KARACHI: Fishermen along the coastal belt of Pakistan’s southern Sindh province have been forced to dock their boats due to a massive surge in the prices of diesel, they said on Monday, fearing the unbearable fuel costs might render around 2 million people out of work.
The coalition government of Prime Minister Shehbaz Sharif, which blames the former Imran Khan administration for providing unusual subsidy on fuel despite a tough deal with the International Monetary Fund (IMF), has thrice jacked up the prices of petroleum products in two months to revive a $6 billion loan program Pakistan secured in 2019.
The price of Light Diesel Oil (LDO) has surged from Rs118.31 to Rs207.47 ($1) per liter, recording almost a 75.36 percent hike, while High Speed diesel (HSD) has gone up from Rs144.15 to Rs263.31 ($1.25) per liter with an 82.66 percent increase.
Abdul Majeed Motani, 70, a representative of the Pakistan Fisherfolk Forum (PFF), said the extraordinary hike in prices of diesel – the fuel used for running fishing boat engines – has forced thousands to anchor their boats at dockyards, despite the Sindh government allowing them to fish in June, which along with July is a proscribed month for the catch due to the breeding season.
“He [fisheries secretary] said we are giving you relief, you may run your boats in the month of June, but as June started, the prices of diesel went up and even the big fishing boats that had gone into the sea for two to four days couldn’t meet the expenses [from the catch],” Motani told Arab News.
“In this age of inflation and with this expensive diesel, you cannot run boats.”
Siddique Chaudhry, an official of the Fishermen’s Co-operative Society, said the income of fishermen had substantially gone down during the last couple of years, making it difficult for them to make ends meet.
“It’s hard for the fisherfolk to make their ends meet, which is why the fishermen cooperative society on their request allowed them last year as well as this year to fish in the month of June,” Chaudhry told Arab News.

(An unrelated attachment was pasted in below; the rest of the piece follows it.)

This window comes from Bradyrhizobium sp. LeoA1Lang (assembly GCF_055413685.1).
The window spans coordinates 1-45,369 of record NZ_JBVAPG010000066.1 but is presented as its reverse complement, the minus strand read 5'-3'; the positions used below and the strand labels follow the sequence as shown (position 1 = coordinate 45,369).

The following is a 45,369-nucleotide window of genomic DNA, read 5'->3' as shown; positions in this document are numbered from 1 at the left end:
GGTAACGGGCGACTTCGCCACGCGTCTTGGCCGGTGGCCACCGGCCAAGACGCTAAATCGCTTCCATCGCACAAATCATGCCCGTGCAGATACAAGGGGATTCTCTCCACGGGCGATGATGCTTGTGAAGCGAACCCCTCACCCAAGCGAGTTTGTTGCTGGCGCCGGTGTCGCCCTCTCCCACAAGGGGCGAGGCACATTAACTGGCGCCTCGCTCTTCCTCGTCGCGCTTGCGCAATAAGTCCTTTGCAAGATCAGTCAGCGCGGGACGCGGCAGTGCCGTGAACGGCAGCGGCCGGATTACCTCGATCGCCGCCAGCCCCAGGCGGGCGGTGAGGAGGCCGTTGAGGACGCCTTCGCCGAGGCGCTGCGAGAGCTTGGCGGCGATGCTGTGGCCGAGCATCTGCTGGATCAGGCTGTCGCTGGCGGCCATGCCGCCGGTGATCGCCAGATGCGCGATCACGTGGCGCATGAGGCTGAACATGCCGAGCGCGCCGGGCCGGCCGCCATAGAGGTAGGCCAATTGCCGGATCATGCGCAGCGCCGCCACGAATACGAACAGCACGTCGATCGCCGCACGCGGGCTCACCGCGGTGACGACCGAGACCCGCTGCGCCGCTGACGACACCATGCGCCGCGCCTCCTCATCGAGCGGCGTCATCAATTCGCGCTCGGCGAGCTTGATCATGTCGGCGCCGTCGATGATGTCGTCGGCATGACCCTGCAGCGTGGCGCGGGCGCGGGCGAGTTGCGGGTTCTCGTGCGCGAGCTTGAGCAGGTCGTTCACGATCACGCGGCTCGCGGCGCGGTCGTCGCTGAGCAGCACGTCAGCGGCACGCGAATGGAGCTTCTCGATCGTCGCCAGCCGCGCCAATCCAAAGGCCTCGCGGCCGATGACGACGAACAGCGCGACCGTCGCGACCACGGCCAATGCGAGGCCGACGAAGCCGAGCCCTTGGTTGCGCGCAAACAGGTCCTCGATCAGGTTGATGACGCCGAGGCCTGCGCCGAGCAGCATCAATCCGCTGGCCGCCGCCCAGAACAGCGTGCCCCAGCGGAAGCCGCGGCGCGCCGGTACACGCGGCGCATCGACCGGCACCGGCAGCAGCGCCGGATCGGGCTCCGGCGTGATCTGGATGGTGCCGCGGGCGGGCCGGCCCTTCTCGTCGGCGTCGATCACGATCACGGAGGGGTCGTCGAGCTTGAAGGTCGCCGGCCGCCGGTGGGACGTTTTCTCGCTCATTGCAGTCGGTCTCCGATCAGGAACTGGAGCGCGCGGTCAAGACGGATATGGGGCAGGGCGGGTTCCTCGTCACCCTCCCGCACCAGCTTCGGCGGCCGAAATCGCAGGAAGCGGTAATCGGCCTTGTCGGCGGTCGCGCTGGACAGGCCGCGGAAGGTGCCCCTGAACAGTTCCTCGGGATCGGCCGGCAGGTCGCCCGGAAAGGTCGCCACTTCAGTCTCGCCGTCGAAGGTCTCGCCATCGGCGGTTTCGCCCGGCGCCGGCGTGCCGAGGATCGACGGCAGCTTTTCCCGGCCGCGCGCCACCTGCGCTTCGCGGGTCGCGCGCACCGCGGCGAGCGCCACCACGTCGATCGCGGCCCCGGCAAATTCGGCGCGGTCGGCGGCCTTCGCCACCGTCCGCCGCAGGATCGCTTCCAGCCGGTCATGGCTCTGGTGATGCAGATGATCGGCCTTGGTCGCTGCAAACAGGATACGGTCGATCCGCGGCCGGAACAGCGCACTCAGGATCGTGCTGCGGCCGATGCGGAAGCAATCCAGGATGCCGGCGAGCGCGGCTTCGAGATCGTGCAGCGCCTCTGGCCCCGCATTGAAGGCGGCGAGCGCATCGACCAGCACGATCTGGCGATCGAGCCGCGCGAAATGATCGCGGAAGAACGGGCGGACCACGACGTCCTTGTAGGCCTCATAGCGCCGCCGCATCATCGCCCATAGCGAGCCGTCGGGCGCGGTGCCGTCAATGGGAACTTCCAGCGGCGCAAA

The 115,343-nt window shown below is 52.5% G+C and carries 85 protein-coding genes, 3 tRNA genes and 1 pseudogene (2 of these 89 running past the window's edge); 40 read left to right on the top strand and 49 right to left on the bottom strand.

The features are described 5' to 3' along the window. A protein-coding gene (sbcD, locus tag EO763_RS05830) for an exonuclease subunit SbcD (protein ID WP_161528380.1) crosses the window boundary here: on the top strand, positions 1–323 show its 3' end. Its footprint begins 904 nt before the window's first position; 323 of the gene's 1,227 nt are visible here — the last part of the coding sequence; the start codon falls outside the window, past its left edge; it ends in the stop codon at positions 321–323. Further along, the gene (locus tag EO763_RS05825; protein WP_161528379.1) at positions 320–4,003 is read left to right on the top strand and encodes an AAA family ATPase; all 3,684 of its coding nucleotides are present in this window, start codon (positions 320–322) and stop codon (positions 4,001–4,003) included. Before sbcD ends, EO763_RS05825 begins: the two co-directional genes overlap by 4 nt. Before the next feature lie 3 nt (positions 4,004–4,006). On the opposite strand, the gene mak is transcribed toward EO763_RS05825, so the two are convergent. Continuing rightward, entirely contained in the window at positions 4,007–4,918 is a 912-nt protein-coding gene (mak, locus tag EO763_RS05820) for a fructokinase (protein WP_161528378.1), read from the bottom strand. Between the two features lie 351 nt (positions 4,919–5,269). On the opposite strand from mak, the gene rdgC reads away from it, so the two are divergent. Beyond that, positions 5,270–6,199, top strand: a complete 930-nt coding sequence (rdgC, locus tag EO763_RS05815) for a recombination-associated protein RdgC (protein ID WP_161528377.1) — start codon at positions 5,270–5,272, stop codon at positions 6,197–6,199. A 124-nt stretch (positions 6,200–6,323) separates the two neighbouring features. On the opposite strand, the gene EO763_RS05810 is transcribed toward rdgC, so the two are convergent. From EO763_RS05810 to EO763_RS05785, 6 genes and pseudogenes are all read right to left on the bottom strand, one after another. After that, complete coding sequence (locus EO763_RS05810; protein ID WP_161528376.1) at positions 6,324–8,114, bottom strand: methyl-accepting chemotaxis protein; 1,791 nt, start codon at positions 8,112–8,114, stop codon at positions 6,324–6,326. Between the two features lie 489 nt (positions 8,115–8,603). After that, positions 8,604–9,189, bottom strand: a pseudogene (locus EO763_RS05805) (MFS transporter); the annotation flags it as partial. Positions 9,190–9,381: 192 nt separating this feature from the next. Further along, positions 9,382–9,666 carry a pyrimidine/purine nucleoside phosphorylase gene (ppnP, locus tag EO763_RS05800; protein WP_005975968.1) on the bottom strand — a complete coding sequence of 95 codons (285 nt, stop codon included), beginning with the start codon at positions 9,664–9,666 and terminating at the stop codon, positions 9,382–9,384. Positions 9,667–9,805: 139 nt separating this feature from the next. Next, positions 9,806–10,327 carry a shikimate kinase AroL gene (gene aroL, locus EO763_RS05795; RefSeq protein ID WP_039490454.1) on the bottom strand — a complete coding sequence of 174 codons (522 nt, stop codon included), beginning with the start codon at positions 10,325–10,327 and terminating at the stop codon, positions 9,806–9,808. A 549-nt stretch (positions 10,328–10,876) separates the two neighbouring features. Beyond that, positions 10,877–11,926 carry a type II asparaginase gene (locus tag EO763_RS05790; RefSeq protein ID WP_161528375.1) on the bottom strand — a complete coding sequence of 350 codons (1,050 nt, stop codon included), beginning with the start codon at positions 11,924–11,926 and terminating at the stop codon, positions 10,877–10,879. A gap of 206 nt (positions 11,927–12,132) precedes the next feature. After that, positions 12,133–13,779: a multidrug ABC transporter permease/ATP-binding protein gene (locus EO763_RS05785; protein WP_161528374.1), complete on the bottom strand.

Some 10,000 big and more than 15,000 small and around 4,000 unregistered fishing boats operate from the 270-kilometer-long Sindh coast, part of Pakistan’s 990km coastline, offering millions a source of livelihood.
In Pakistan, 4 million people are associated with the fishing industry and half of them are linked with fishing in the sea, according to Motani. These, he said, include boat owners, fishermen, workers in fish processing factories, and those trading the catch in markets.
“There is a threat that these 2 million people will lose their jobs because I don’t think that fishing boats will run with such huge expenses,” Motani said.
He said fuel contributes to a large part of fishing expenses as 75 percent income of a big fishing boat is spent on the purchase of diesel, while there remain other expenses to meet from the rest of the 25 percent earnings.
“Fish is both exported and consumed at home, so there are factories too and if we assess, many people are associated with it,” Motani said.
“If the government doesn’t give subsidy, which it should give, then the whole [fishing] industry will come to a halt and all these people will become a burden on the government.”
The fuel price hike is the latest of the anguishes of the fishermen in Sindh, who say they have already lost a major share of the catch to deep-sea trawlers, sea pollution and other climate issues.